Taos, New Mexico-based artist Christian Ristow, veteran builder of robots, animatronics, and all things kinetic, creates provocative, interactive pieces like Hand of Man and Fledgling. One of his newest pieces, Face Forward, created for Burning Man 2011, is a 12-foot-tall robotic human face, whose major facial movements can be controlled by viewer participants. Each of the 12 individual movements within the face, like the corners of the mouth, the eyebrows, and eyelids, is a separate mechanism powered by a servomotor and controlled by an individual joystick situated within a semi-circular array of control stations, placed approximately 30 feet in front of the face. Communication between the control station array and the face is wireless.
Ristow was inspired by how expressive the human face is in terms of musculature and how much we can communicate using expressions, without even speaking. Ristow writes, “Face Forward is an exercise in group dynamics. It offers the possibility of collective striving to achieve something which, when seen, will be immediately recognizable to the entire group, and therefore immediately satisfying. … The face will be a reflection of the dynamic within the group operating it.”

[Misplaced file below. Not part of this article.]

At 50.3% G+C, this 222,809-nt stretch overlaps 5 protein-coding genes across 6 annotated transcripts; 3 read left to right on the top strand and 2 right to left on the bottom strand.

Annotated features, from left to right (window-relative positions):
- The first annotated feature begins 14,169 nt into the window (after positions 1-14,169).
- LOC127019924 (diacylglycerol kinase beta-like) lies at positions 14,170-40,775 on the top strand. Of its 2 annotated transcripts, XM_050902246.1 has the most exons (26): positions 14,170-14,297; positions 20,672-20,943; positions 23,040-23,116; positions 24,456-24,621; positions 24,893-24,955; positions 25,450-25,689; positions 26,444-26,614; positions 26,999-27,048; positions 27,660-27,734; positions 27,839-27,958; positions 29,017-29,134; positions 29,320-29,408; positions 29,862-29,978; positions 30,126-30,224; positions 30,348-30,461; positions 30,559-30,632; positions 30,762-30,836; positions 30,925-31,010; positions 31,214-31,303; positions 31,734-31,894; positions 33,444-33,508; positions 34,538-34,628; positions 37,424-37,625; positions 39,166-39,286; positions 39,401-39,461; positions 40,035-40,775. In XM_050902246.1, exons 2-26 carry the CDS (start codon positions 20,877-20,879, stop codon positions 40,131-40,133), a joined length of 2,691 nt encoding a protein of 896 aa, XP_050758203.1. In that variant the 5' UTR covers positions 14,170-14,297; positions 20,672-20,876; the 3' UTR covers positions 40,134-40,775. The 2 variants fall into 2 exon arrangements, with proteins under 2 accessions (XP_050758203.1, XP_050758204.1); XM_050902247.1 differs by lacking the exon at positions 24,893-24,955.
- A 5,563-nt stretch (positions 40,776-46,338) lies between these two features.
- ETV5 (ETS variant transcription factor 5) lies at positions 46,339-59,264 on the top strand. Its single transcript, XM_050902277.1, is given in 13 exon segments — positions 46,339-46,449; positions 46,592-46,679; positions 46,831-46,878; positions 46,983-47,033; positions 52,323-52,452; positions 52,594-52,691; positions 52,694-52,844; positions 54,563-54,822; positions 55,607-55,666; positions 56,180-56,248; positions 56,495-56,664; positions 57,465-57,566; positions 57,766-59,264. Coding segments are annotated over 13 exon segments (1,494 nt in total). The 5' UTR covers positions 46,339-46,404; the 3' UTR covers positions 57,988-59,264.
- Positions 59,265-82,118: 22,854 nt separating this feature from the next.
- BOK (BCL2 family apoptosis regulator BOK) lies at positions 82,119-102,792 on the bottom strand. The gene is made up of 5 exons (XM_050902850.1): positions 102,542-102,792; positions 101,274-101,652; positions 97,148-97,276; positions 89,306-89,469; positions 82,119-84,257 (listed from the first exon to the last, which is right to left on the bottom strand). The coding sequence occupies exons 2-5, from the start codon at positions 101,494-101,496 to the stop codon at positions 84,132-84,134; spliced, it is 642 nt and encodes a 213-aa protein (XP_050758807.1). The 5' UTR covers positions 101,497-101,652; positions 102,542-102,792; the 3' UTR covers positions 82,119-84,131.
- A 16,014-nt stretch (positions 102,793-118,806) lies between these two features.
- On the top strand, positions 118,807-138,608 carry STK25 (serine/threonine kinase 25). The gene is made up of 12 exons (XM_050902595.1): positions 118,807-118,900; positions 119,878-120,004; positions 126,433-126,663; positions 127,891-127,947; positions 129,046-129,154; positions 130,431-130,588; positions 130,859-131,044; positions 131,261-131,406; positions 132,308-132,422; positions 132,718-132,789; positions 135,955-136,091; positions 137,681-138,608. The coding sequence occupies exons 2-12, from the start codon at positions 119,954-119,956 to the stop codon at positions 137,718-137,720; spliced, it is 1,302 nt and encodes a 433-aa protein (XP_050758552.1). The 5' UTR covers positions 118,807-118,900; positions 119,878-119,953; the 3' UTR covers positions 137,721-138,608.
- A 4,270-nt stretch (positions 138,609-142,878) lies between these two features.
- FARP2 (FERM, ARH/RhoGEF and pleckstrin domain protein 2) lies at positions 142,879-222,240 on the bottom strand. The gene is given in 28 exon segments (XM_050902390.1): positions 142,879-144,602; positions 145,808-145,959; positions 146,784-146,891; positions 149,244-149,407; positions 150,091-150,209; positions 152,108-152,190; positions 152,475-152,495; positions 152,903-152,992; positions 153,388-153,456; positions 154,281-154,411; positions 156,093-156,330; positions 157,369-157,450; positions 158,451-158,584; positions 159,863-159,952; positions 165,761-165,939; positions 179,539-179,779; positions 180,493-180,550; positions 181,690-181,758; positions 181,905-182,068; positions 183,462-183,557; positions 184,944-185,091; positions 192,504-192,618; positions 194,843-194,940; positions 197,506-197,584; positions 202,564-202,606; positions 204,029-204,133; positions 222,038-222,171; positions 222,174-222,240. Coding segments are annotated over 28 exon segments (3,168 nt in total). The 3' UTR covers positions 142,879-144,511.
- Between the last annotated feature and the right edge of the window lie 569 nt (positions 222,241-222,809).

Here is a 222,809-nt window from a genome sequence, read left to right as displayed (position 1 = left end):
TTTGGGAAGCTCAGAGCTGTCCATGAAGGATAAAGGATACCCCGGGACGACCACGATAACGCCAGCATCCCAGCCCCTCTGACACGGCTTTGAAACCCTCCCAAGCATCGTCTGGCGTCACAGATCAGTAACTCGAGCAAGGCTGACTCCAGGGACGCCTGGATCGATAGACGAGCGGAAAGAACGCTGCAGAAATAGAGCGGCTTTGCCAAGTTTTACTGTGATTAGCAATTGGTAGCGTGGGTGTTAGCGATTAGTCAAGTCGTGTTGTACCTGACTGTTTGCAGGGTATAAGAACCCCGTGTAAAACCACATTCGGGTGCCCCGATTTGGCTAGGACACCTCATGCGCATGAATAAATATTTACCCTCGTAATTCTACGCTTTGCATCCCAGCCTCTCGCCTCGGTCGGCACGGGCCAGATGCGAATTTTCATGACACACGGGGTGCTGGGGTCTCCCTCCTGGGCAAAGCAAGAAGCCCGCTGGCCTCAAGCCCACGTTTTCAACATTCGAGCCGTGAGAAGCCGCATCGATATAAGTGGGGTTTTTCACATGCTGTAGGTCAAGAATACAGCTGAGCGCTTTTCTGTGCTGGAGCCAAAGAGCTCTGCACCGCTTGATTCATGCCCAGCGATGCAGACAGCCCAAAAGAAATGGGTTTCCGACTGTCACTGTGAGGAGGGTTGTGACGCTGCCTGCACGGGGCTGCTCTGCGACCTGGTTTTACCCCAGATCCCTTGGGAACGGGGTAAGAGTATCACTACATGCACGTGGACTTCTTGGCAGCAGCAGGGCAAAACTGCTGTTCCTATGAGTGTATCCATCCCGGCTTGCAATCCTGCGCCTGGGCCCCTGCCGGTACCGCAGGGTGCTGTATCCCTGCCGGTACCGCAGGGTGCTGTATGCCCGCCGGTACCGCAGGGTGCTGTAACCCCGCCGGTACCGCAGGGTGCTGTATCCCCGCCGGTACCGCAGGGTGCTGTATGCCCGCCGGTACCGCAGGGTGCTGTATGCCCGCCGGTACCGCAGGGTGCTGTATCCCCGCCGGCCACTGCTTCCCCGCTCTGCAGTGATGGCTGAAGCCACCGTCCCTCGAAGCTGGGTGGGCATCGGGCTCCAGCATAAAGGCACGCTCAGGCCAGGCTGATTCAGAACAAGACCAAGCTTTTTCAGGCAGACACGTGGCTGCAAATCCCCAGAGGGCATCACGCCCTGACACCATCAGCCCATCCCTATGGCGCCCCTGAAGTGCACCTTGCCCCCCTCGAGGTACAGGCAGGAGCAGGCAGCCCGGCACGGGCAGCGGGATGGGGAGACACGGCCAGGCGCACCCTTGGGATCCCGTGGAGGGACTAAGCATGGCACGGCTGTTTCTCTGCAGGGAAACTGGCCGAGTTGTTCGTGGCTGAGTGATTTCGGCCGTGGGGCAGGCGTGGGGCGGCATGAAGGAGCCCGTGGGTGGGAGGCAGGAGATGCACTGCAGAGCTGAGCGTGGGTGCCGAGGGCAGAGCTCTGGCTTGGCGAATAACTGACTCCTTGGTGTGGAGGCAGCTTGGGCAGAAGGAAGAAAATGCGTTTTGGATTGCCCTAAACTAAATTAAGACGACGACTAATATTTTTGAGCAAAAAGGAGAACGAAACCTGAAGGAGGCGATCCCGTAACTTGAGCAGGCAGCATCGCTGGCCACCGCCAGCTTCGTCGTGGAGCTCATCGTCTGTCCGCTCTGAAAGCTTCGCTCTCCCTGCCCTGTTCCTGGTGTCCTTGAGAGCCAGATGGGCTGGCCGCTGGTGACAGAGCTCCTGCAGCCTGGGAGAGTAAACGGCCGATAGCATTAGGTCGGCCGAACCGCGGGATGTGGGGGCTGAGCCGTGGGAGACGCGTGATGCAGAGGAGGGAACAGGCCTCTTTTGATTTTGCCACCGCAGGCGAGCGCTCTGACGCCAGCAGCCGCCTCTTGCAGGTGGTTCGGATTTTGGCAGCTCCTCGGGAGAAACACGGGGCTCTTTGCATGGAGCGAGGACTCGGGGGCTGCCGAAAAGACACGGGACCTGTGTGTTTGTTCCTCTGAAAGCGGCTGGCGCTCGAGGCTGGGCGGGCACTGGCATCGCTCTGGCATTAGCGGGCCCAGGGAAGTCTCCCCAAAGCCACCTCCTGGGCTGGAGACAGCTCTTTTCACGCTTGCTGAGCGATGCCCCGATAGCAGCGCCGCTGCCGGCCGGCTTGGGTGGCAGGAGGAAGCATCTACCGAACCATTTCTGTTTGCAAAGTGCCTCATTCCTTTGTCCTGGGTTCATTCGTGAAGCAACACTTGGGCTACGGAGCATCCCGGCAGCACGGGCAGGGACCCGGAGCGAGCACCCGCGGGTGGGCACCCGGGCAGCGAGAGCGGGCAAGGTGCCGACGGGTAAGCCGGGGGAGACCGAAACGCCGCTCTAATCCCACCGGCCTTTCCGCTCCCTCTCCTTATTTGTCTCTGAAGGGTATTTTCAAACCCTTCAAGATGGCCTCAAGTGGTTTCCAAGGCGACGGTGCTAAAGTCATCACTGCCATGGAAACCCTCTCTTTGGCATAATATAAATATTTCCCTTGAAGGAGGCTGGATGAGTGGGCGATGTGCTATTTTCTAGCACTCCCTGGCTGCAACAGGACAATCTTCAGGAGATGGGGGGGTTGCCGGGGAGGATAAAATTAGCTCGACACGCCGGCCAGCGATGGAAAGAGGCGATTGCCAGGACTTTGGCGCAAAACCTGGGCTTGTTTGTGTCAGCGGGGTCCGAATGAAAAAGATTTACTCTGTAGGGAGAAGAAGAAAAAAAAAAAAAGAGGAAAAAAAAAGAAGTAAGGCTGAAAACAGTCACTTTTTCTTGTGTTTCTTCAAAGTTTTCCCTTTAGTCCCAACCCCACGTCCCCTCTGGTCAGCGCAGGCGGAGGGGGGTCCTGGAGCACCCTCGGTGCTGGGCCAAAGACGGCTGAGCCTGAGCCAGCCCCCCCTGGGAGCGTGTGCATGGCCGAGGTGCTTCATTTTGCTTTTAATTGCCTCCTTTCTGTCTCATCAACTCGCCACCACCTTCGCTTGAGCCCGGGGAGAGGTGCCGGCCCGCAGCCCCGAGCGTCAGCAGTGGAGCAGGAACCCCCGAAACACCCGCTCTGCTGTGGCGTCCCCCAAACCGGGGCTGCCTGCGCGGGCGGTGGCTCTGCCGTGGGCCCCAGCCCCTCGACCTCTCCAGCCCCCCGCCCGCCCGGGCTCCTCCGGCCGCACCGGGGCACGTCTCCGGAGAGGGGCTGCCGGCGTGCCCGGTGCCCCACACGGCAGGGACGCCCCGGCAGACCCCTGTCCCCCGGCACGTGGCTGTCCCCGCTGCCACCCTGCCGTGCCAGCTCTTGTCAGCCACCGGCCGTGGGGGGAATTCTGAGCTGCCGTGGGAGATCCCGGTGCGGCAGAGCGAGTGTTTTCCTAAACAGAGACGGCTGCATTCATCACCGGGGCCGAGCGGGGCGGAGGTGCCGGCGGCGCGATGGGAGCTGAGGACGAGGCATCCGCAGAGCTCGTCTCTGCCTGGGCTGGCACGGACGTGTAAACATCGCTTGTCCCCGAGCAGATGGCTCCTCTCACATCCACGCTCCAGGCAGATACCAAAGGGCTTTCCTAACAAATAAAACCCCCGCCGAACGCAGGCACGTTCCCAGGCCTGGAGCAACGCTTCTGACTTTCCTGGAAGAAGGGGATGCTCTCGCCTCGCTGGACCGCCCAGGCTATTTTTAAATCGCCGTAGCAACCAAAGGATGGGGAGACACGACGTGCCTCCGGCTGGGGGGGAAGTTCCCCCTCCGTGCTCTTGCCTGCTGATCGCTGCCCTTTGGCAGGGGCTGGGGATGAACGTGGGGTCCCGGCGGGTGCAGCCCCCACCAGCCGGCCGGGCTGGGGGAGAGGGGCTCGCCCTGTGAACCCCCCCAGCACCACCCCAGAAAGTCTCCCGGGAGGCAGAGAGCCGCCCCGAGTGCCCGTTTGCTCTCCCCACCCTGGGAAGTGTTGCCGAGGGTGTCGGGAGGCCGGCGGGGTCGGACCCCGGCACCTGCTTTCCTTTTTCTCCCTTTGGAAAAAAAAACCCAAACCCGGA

Want to see it in person? Ristow will have Face Forward on display at this year’s Maker Faire Bay Area, taking place on May 19 and 20 at the San Mateo Fairgrounds. We’re really excited to see it in person!
We interviewed Ristow before last year’s Maker Faire Bay Area. Check it out.
Maker Faire Project Profile
The human face is the ultimate device for communication among people. Entire conversations can be had without the utterance of a single word. The face is capable of registering every emotion we are capable of feeling. Every experience we go through as humans, both tragedy and triumph, stagnation and exciting rites of passage, corresponds to an emotion (or more likely a cascading series of emotions) and these are all registered by this most sensitive of instruments, the human face. Face Forward is a large metal representation of the front of an androgynous human face, in which each of the major Read more →